A documentary by R. J. Cutler. Featuring Anna Wintour, Grace Coddington, and Oscar de la Renta. Rated PG. Opens Friday, October 23, at the Cinemark Tinseltown
This breezy documentary from R. J. Cutler, who made the American High series, is fascinating not just for following famously imperious Vogue editor Anna Wintour (“the most powerful person in fashion”, we are repeatedly told) in full force but because it captures a moment, before the big economic crash, when publishing still meant something. Vogue’s September issue this year was down in size by one-quarter from the 2007 800-pager being meticulously assembled here by staffers who quiver at Wintour’s every whim, and no doubt still do.
Watch the trailer for The September Issue.
If you are not convinced that this is the woman who inspired Meryl Streep’s demonic Miranda Priestly in The Devil Wears Prada, just check out the way top designers like Oscar de la Renta and Jean-Paul Gaultier cower before her bobbed hair, fur-rimmed floral outfits, and oversized sunglasses. (She won’t wear black, by the way.) Wintour, however, isn’t likely to eviscerate anyone—not while cameras are rolling, anyway. A curled lip or look of casual boredom is terror enough.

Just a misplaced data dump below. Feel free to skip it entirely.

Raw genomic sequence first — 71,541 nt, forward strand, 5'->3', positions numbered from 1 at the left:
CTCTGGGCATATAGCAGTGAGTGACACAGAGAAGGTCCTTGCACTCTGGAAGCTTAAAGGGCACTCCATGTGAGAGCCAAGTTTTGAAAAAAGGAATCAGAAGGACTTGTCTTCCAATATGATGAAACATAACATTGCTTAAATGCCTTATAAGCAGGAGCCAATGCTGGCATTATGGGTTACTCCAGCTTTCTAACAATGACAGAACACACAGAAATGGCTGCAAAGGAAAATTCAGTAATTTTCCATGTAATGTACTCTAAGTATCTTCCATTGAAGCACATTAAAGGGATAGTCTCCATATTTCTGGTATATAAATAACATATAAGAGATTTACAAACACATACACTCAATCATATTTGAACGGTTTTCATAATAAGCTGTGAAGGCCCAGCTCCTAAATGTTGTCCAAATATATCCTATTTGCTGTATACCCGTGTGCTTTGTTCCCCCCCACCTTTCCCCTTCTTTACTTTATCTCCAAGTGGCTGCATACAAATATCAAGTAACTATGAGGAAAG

The only courtier not entirely cowed by the Ice Queen is veteran employee Grace Coddington—like her boss, born in the U.K. and a former model who worked her way up at British Vogue before hitting the New York office. (They even started on the same day.) In flats and frizzy red hair, Coddington is the anti-Wintour and one of the top stylists in fashion, creating spectacular photo spreads, sometimes out of nothing. When her best pictures get cut, she fumes but takes it. Fashion is a harsh mistress, and for now there is still a single master.
There aren’t many cracks in the ice curtain, but we do get some biography: Wintour’s father was a famously stern Fleet Street editor, and she has siblings who are all social activists. They find her work “quite trivial”, she admits, and the observation rates a rare smile.